Moody's Investors Service has changed its rating outlook for HSBC Bank China from "stable" to "negative" after doing the same to its parent earlier in the week, as the bank faces a difficult operating environment amid civil unrest in Hong Kong and the US-China trade war.
The change to negative means the ratings on HSBC units are unlikely to be upgraded, Moody's explained in a statement released on Thursday.
However, it said there is no change to the A1 rating of HSBC China's long-term foreign and local currency issuers and deposit ratings. It said these enjoyed a "very high level of affiliate support from the parent in times of need, and are aligned with the parent's baseline credit assessment (BCA).
"Therefore, any changes in the parent's ability to provide support to the bank, as reflected by a change in the parent's BCA, could negatively impact the bank."
Moody's on Tuesday changed the rating outlook of the Hongkong and Shanghai Banking Corp, the wholly owned subsidiary of HSBC and the largest lender in Hong Kong, from "stable" to "negative". It did the same to its subsidiary Hang Seng Bank, which is also a large retail bank in Hong Kong.
The rating agency, however, kept both banks' deposit ratings at Aa2/P-1 citing their sound asset quality and prudent risk management. But it changed their outlook to negative because of the challenging operating environment in Hong Kong and the rest of Asia, which contributes most of HSBC's profit.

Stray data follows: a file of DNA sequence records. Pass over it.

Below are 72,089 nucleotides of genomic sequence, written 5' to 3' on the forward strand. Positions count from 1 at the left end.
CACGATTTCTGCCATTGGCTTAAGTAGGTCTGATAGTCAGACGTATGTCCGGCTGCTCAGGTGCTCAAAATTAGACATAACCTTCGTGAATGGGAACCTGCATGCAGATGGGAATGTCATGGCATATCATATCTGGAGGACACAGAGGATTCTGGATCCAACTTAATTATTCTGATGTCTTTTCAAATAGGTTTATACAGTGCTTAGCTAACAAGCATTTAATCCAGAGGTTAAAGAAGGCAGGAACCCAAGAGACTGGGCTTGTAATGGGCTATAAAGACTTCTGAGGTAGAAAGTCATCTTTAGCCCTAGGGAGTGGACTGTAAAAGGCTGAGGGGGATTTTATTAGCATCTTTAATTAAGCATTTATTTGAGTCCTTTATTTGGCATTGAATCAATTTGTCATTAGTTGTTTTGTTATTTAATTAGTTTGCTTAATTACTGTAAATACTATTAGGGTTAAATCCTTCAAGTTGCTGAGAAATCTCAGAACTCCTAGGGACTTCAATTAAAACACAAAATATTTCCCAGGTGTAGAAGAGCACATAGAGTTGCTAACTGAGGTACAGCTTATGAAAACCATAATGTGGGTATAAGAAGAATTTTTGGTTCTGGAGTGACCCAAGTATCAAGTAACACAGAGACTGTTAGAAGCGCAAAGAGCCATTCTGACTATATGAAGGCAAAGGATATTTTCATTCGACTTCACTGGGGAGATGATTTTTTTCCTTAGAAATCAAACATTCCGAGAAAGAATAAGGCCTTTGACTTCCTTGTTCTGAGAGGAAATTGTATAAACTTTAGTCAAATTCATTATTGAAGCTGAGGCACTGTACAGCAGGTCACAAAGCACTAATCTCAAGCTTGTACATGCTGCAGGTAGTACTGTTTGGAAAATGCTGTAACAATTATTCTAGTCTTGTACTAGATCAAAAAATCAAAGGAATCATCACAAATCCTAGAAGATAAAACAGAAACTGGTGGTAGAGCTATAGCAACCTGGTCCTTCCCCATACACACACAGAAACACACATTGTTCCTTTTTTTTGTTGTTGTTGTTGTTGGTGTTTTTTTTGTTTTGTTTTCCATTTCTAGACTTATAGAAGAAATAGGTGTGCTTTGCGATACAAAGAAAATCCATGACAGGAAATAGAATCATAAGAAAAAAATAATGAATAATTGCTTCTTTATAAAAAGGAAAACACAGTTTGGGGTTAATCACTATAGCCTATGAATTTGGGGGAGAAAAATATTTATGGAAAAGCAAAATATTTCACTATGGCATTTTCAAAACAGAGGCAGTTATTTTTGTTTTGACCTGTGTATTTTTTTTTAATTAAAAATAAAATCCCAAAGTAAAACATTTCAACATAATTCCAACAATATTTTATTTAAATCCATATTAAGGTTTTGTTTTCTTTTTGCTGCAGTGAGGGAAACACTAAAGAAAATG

"Recurring protests in Hong Kong are undermining consumption and inbound tourism. Meanwhile, elevated trade tensions between the US and mainland China have led to increased economic uncertainty in the region," Moody's said in a statement. "Both developments will put pressure on the bank's asset quality and profitability, and weigh negatively on Moody's assessment of the bank's BCA."
The change in Hang Seng Bank's outlook was also a result of the slowdown in economic growth in Hong Kong, and the expected impact on the bank's asset quality and profitability, Moody's added.
Moody's said, however, that both HSBC and Hang Seng Bank's problem-loan ratios were low, at just 0.5 per cent and 0.2 per cent respectively in the first half of this year.
"Lending to the small-and-medium-sized enterprises in the retail, restaurant and hospitality sectors, which are most impacted by the protests, account for a relatively modest proportion of the two banks' overall lending in Hong Kong," Moody's added. More than half of both banks' lending is to the real estate sector, which carries low credit risks, it said.
Both HSBC and Hang Seng Bank declined to comment on Moody's decision.
Louis Tse Ming-kwong, managing director of VC Asset Management, disagreed with the move by the ratings agency.
"Moody's decision to change the outlook of HSBC and Hang Seng Bank is short-sighted," he said. "There are protests everywhere, while Hong Kong is not alone. The financial market and banking sector has held up well, and investors are still investing in the city for the long-term growth. The outlook of HSBC and Hang Seng Bank are positive for the longer term."
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